With well over a century of history to its credit, there are plenty of traditions associated with the Indianapolis 500. The winner drinking milk is possibly the best-known of the bunch, but did you know about the North 40 Dash? Unless you were an Indy local in the 1980s, the answer is probably no. And from what we see in the above video, we suspect it’s something race officials and authorities weren’t keen to brag about.
Indianapolis-based WRTV shared the retro video chronicling the unofficial banger race that took place for several years. In short, the North 40 Dash was a mad free-for-all in the morning hours before the big race to – wait for it – get the best parking spot. And when we say mad free-for-all, that’s no joke. The video above shows people literally running for safety while trying to open the gate, helpless to control the fleet of craptastic trucks and vans vying for free parking.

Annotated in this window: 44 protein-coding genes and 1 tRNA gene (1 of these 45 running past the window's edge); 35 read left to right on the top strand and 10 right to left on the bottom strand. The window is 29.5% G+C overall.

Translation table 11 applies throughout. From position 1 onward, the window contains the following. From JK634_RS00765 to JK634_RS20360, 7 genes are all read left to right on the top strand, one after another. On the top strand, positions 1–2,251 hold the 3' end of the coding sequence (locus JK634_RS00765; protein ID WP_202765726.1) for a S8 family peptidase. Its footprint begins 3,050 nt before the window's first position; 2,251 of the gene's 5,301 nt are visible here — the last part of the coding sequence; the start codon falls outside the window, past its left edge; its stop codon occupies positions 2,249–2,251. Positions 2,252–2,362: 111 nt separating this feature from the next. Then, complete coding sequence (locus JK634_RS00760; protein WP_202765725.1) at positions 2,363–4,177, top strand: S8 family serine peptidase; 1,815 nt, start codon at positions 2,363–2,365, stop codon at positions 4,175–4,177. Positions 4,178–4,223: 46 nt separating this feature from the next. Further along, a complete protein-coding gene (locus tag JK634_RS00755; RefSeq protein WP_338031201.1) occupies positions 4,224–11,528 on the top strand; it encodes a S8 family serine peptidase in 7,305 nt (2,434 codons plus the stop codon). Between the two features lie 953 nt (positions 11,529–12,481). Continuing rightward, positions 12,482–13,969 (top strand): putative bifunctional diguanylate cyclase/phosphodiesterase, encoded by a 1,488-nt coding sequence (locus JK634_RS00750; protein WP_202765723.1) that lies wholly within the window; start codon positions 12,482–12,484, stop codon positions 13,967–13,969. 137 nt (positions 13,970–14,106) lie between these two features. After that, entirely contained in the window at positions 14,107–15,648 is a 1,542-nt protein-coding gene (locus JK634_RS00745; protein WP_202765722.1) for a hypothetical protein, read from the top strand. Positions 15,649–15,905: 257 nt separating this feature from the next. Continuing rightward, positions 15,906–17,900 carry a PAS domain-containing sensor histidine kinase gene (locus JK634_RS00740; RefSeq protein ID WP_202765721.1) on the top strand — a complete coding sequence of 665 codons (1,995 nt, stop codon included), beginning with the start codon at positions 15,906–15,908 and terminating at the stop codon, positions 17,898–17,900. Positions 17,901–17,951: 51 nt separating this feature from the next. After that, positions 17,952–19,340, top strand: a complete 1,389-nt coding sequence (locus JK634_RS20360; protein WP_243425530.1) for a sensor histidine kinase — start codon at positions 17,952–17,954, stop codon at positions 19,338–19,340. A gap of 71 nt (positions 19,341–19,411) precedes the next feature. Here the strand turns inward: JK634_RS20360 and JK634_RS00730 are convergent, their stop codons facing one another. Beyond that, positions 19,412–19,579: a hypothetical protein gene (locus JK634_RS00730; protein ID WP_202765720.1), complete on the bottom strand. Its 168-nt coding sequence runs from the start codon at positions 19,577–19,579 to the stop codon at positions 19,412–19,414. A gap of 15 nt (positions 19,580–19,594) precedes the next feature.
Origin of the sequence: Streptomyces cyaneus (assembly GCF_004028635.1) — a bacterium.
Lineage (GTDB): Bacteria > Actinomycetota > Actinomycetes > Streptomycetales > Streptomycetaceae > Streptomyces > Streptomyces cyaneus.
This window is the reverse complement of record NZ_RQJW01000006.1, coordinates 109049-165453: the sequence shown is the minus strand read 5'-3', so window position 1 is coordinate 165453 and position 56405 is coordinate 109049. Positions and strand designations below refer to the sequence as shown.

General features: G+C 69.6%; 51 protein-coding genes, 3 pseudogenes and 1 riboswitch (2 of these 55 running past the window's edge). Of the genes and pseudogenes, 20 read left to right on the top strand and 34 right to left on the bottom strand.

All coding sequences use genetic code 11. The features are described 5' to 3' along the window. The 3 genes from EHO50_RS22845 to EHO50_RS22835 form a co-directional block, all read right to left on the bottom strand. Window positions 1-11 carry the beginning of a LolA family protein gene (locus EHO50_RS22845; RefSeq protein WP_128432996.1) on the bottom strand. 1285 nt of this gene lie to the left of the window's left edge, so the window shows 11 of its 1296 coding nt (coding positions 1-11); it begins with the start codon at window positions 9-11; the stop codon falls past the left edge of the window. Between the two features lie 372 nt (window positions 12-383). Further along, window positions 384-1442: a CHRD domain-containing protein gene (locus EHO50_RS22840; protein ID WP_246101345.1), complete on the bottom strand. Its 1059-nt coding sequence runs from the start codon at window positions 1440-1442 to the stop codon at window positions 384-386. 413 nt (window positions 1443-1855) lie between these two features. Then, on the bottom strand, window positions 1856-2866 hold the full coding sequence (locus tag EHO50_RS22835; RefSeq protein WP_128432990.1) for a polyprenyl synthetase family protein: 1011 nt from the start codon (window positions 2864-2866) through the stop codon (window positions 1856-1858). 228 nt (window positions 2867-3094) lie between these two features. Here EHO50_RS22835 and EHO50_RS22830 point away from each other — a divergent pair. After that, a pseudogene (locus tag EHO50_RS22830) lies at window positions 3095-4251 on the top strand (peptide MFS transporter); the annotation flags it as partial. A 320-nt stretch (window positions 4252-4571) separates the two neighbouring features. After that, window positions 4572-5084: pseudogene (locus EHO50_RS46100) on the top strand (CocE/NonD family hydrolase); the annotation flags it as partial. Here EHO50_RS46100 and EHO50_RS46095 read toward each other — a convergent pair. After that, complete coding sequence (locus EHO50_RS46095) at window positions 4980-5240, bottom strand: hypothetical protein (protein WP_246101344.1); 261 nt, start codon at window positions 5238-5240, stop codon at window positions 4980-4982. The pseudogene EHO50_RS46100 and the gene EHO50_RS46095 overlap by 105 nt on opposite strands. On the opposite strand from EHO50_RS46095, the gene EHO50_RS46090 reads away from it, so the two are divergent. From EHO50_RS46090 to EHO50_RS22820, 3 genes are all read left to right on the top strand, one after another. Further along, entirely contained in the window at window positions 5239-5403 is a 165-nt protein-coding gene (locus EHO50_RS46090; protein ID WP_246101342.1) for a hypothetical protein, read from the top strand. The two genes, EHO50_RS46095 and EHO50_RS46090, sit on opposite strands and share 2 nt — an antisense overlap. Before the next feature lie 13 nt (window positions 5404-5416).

It seems contact between vehicles wasn’t just encouraged, but required. This particular North 40 melee from 1986 saw a truck flipped on its side right at the entrance, and a multi-car pileup apparently happened later on. A WRTV report mentions no significant injuries resulting from these crashes, nor is there mention of injuries from the riots runs held in previous years. Considering the condition of the vehicles involved, the perceived lack of any safety equipment, and the prevalence of alcohol in the video, we’re surprised it even took place at all.
We aren’t entirely sure when this tradition began. The report alternates between at least 12 years up to 20, but we know it ended in 1987. It seems a truck flipping on its side in ’86 was the straw too far, as a $15 parking fee was implemented the following year with vehicles proceeding one at a time. And for those who wanted to go for broke anyway, police were on hand to end their race day early.
Life was certainly different in the 1980s. But wherever you are for the 2022 Indianapolis 500, stay safe and leave the racing to the pros.
Source: WRTV Indianapolis via YouTube
Source: Read Full Article